Things get even more murky with the cost of basic science. It can be hard to tie a piece of lab research to a specific drug. Often, the findings of that research contribute to a broad understanding of that area of biology, rather than directly to a biological process that can become a drug target. Furthermore, it can take years, if not decades, for the knowledge from basic science to be of use in the development of a treatment. All in all, making the link from knowledge derived from basic science to a drug is hard, if not borderline impossible.
One way to handle this is to patent pieces of knowledge – the process of registering a discovery to a person or institution so that the owner becomes the only one that has the right to use it (for instance, commercially). Of course, the owner can then enable others to use the knowledge by giving them a license to it. This is often done in return for some kind of payment.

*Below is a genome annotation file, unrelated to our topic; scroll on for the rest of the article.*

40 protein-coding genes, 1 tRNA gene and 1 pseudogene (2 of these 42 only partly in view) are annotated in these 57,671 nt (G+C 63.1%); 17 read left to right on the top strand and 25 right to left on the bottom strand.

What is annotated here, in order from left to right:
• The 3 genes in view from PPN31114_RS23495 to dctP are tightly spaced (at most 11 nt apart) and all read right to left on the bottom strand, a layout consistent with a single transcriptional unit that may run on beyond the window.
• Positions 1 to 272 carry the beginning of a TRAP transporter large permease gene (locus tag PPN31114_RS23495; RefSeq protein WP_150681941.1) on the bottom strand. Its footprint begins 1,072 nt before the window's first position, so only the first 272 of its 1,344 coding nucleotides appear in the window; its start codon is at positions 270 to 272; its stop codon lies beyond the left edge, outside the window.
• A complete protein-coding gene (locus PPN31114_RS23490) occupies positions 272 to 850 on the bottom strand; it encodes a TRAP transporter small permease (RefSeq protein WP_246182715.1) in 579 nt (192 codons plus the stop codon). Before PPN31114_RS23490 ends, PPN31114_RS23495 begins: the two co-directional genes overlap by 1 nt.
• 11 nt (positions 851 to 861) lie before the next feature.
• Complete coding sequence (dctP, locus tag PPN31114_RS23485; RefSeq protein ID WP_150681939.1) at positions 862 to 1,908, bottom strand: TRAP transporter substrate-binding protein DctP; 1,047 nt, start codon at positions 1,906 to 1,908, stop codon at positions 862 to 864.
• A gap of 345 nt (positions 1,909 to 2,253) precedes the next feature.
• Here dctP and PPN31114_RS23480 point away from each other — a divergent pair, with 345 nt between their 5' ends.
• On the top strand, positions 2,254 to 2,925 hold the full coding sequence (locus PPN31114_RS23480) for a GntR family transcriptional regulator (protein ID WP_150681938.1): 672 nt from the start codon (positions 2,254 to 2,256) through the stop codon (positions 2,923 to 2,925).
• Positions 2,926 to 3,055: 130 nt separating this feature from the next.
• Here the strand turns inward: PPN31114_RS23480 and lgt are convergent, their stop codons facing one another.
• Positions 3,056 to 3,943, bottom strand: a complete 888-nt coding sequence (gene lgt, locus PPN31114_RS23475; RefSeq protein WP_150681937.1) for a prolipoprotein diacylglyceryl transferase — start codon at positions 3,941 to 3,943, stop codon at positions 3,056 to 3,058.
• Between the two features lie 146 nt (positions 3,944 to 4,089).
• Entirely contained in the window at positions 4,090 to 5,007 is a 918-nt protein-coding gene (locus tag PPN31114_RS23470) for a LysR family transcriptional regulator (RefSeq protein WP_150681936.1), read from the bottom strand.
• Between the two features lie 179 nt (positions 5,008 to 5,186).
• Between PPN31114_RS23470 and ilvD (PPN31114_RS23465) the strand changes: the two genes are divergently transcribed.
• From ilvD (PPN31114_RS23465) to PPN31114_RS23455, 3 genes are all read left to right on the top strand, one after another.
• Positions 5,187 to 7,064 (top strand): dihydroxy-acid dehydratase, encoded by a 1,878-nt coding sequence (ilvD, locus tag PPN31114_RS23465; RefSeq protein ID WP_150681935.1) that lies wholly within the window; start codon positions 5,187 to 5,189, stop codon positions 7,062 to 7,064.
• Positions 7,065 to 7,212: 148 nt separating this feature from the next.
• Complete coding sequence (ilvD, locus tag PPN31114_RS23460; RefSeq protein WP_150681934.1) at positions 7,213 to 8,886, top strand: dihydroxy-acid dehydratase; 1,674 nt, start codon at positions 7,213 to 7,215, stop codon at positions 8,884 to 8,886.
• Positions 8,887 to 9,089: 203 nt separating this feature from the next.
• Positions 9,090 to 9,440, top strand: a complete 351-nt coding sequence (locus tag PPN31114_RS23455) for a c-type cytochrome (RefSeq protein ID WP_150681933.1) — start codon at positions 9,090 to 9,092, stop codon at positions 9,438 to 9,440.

This is where things – to be frank – get a little odd.
A lot of the basic and clinical research conducted around the world is funded through grants, whether from governments (i.e., from tax revenues) or charitable foundations. Despite the public or philanthropic nature of that money, the discoveries made can be patented by private entities, whether individuals or institutions. Sometimes the funders reserve the right to co-own any discoveries made with the help of their cash or reserve the right to a cut of the revenue from any licenses to use those discoveries but (as I’m learning right now) that process is either not routine or not as easy as it sounds.
While we’re on the subject of grants, it’s worth noting that the calculation of the US$2.6bn mentioned above assumes that all of the preclinical and clinical research costs are borne by the pharmaceutical industry. But that’s just not true. Pharmaceutical companies tend to fund things once they look promising but much of that promise was created by research funded through grants.
All in all, it’s tricky to demarcate the R&D specific to a new therapeutic agent.